The Mets saw the opportunity but the engines failed to fire. For the second day, the team lost an opportunity to gain ground in the Wild Card Race. Moving on?…
The Mets know they will need help from the teams ahead of them in the NL Wild Card chase. The team can run the table or close to it, but nothing is changed if their competitors also win. The same is true if everyone loses. Welcome to a day the Mets will rue during the offseason – Sunday, September 8, 2019.
It took the longest nine-inning game (4:29) in the history of the Mets franchise to seal their fate. There were more than one-hundred foul balls and more than four hundred pitches. Seventeen times Mets hitters came to the plate with runners in scoring position. Only three times did they get the job done.
Combined with Saturday night’s loss, the Mets went 3-27 with RISP in the two losses to the Phillies at Citi Field. In all, the Mets stranded 28 men on base after taking the first game of the series from the Phillies Friday night. On Sunday, the team left at least one man on base every inning.
Mets: Gauging The Immediate Impact
You can’t win ’em all – we know that. And the 2019 Mets have had their share of crunchtime wins and come from behind wins. But today hurts – big. On a day when the spiraling downward Chicago Cubs lost to the Brewers, and the Reds cooled off the Diamondbacks, the Mets stood still, four games off the pace.
The what-ifs? Oh, there were plenty. Pete Alonso had two late-inning chances to turn the tide. With men on base, Alonso popped out to the catcher and struck out. Michael Conforto failed both times to pick Alonso up in those same situations. In the eighth inning, Jeff McNeil hit a screaming drive that was caught at the base of the wall.
And then, there was the bizarre decision by Mickey Callaway to walk a .190 hitter intentionally with runners on second and third. Did Callaway “intentionally” know that Phillies manager Gabe Kapler had Bryce Harper lying in wait as a pinch hitter for the next batter? Was it that Callaway wanted to test his pitcher? Or, was it another one of those oops moments on Callaway’s resume? P.S. Harper drew a bases-loaded walk off Tyler Bashlor.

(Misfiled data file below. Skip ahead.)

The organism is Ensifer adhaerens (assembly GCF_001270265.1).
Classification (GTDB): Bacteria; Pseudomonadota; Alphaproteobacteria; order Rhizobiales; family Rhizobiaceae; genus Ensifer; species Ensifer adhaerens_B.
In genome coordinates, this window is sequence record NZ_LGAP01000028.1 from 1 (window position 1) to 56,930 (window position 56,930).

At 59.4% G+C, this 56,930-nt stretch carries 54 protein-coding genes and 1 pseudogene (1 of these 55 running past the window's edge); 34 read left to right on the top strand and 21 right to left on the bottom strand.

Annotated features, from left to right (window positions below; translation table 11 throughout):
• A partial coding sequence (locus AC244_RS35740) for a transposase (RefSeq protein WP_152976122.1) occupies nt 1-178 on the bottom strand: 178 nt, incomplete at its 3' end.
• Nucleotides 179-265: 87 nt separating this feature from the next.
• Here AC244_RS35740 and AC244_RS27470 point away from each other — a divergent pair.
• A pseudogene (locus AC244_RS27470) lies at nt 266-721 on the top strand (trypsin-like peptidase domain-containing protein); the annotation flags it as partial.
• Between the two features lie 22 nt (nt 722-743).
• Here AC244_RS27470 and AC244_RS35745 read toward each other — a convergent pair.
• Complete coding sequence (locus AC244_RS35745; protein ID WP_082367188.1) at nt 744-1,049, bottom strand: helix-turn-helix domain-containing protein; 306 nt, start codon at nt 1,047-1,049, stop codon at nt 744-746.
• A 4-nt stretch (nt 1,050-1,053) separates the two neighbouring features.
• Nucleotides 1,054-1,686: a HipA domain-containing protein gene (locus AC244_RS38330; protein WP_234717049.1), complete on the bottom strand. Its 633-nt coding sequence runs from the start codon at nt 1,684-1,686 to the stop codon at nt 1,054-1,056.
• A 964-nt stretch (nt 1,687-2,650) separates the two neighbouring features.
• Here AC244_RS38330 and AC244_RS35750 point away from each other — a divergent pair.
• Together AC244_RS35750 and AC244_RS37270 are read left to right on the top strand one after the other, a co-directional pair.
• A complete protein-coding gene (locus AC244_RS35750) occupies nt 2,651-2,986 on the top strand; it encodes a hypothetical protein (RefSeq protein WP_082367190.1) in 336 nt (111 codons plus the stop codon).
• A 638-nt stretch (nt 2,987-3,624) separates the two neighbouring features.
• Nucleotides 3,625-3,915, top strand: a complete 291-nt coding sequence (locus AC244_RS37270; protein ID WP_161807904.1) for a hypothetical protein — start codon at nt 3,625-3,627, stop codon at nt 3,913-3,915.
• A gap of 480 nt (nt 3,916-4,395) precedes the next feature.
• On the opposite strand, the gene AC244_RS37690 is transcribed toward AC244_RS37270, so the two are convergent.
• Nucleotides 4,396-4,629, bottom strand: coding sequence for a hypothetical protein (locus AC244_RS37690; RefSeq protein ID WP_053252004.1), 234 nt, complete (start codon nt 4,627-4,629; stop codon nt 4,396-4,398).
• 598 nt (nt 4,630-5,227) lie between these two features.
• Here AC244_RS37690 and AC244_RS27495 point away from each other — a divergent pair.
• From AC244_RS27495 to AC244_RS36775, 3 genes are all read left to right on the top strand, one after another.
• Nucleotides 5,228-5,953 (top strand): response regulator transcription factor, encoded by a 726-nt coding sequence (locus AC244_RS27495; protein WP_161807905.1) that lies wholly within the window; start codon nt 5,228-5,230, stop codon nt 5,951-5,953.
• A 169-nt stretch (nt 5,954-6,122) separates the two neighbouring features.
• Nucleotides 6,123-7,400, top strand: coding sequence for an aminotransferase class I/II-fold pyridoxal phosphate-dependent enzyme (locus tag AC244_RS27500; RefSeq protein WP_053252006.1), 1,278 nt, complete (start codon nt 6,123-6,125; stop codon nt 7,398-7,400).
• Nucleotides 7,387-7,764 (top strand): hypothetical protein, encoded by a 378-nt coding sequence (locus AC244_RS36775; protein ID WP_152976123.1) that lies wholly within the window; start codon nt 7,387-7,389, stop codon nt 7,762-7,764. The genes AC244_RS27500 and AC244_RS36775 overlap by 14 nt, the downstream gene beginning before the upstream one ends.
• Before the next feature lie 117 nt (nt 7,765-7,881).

A silver lining? Oh, yes, we also have that. Both Edwin Diaz and Jeurys Familia each pitched a scoreless inning. An exhausted Wilson Ramos drove in three and scored two. And the increasingly valuable Joe Panik drove in a run as a pinch-hitter to tighten the game to its 10-7 final score.
Callaway And Alonso: The Expected Refrain
I’m writing now, but I know if I tuned in to SNY for the postgame show the refrain emanating from Mickey Callaway is predictable. “We had our chances, and it was a tough loss. Our guys battled but came up short. It’s time to turn the page to get ready for the D’backs tomorrow night”.
Then, it’s Pete Alonso’s turn. “Whew, that was a long and tough one. I failed when the team needed me, and that hurts big time. But I’m ready, and this team is ready to move on. This team will not quit”.
Well, Guess What – They’re Right!
Well, you know what. They are both absolutely and unequivocally correct. This version of the 2019 Mets does not quit. With twenty games left to play, the team is wounded but not dead.
The perennial proclamation issued by the Wilpons to “play games in September that matter” is a reality. While the Wilpons have only dollar signs dancing in their head, Mets fans and the players themselves have something else in mind.
Yes, we made it here. But now that we are playing games that count, we want more. We want October and nothing short of that.
Today did not do anything to help the Mets chances of achieving that goal. But until there are no more “tomorrows,” this team will be sending their ace, Jacob deGrom to the mound to take on the still red-hot Arizona Diamondbacks in the first of four games on Monday at Citi Field.
Moreover, with the way the schedule works out, the Mets have the luxury of pitching deGrom and Noah Syndergaard in ten of the remaining twenty games. Oh yes, there’s still a chance…